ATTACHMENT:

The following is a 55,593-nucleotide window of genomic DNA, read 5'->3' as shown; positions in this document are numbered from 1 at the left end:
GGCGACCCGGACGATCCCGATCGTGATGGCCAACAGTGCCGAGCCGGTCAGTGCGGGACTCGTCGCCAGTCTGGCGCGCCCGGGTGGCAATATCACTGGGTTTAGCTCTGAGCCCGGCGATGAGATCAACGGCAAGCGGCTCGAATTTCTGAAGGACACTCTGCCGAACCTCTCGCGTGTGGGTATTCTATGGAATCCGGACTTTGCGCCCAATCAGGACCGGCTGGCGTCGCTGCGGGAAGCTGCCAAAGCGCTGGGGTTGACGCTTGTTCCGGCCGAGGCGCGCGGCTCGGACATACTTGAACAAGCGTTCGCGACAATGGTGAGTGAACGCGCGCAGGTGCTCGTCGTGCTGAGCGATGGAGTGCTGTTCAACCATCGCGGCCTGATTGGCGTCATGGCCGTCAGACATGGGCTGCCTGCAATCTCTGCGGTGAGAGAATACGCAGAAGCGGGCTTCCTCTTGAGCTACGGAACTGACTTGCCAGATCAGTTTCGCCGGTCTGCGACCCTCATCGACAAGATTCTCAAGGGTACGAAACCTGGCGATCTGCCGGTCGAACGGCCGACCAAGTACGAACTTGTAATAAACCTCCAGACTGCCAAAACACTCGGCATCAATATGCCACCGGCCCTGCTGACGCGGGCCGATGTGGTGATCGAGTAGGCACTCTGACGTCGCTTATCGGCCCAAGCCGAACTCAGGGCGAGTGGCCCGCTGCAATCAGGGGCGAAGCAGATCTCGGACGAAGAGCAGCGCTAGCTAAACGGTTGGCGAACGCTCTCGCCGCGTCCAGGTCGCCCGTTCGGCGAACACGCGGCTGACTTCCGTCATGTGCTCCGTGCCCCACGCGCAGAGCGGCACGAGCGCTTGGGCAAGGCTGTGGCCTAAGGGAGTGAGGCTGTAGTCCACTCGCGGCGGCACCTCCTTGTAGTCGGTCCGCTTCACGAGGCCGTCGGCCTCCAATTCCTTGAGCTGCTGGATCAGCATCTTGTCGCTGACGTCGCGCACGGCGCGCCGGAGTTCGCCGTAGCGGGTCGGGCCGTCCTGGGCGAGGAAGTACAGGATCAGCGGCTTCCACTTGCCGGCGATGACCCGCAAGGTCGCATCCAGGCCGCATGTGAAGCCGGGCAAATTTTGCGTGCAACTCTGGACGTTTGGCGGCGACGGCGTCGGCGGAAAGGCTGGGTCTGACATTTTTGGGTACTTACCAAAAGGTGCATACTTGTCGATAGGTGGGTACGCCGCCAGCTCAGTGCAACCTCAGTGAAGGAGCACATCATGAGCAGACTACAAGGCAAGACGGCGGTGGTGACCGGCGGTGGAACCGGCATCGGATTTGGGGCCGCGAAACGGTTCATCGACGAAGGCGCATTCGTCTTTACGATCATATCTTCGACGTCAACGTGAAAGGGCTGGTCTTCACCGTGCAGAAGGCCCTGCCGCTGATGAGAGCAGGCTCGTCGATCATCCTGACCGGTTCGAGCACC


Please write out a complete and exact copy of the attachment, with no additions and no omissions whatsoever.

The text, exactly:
The following is a 55,593-nucleotide window of genomic DNA, read 5'->3' as shown; positions in this document are numbered from 1 at the left end:
GGCGACCCGGACGATCCCGATCGTGATGGCCAACAGTGCCGAGCCGGTCAGTGCGGGACTCGTCGCCAGTCTGGCGCGCCCGGGTGGCAATATCACTGGGTTTAGCTCTGAGCCCGGCGATGAGATCAACGGCAAGCGGCTCGAATTTCTGAAGGACACTCTGCCGAACCTCTCGCGTGTGGGTATTCTATGGAATCCGGACTTTGCGCCCAATCAGGACCGGCTGGCGTCGCTGCGGGAAGCTGCCAAAGCGCTGGGGTTGACGCTTGTTCCGGCCGAGGCGCGCGGCTCGGACATACTTGAACAAGCGTTCGCGACAATGGTGAGTGAACGCGCGCAGGTGCTCGTCGTGCTGAGCGATGGAGTGCTGTTCAACCATCGCGGCCTGATTGGCGTCATGGCCGTCAGACATGGGCTGCCTGCAATCTCTGCGGTGAGAGAATACGCAGAAGCGGGCTTCCTCTTGAGCTACGGAACTGACTTGCCAGATCAGTTTCGCCGGTCTGCGACCCTCATCGACAAGATTCTCAAGGGTACGAAACCTGGCGATCTGCCGGTCGAACGGCCGACCAAGTACGAACTTGTAATAAACCTCCAGACTGCCAAAACACTCGGCATCAATATGCCACCGGCCCTGCTGACGCGGGCCGATGTGGTGATCGAGTAGGCACTCTGACGTCGCTTATCGGCCCAAGCCGAACTCAGGGCGAGTGGCCCGCTGCAATCAGGGGCGAAGCAGATCTCGGACGAAGAGCAGCGCTAGCTAAACGGTTGGCGAACGCTCTCGCCGCGTCCAGGTCGCCCGTTCGGCGAACACGCGGCTGACTTCCGTCATGTGCTCCGTGCCCCACGCGCAGAGCGGCACGAGCGCTTGGGCAAGGCTGTGGCCTAAGGGAGTGAGGCTGTAGTCCACTCGCGGCGGCACCTCCTTGTAGTCGGTCCGCTTCACGAGGCCGTCGGCCTCCAATTCCTTGAGCTGCTGGATCAGCATCTTGTCGCTGACGTCGCGCACGGCGCGCCGGAGTTCGCCGTAGCGGGTCGGGCCGTCCTGGGCGAGGAAGTACAGGATCAGCGGCTTCCACTTGCCGGCGATGACCCGCAAGGTCGCATCCAGGCCGCATGTGAAGCCGGGCAAATTTTGCGTGCAACTCTGGACGTTTGGCGGCGACGGCGTCGGCGGAAAGGCTGGGTCTGACATTTTTGGGTACTTACCAAAAGGTGCATACTTGTCGATAGGTGGGTACGCCGCCAGCTCAGTGCAACCTCAGTGAAGGAGCACATCATGAGCAGACTACAAGGCAAGACGGCGGTGGTGACCGGCGGTGGAACCGGCATCGGATTTGGGGCCGCGAAACGGTTCATCGACGAAGGCGCATTCGTCTTTACGATCATATCTTCGACGTCAACGTGAAAGGGCTGGTCTTCACCGTGCAGAAGGCCCTGCCGCTGATGAGAGCAGGCTCGTCGATCATCCTGACCGGTTCGAGCACC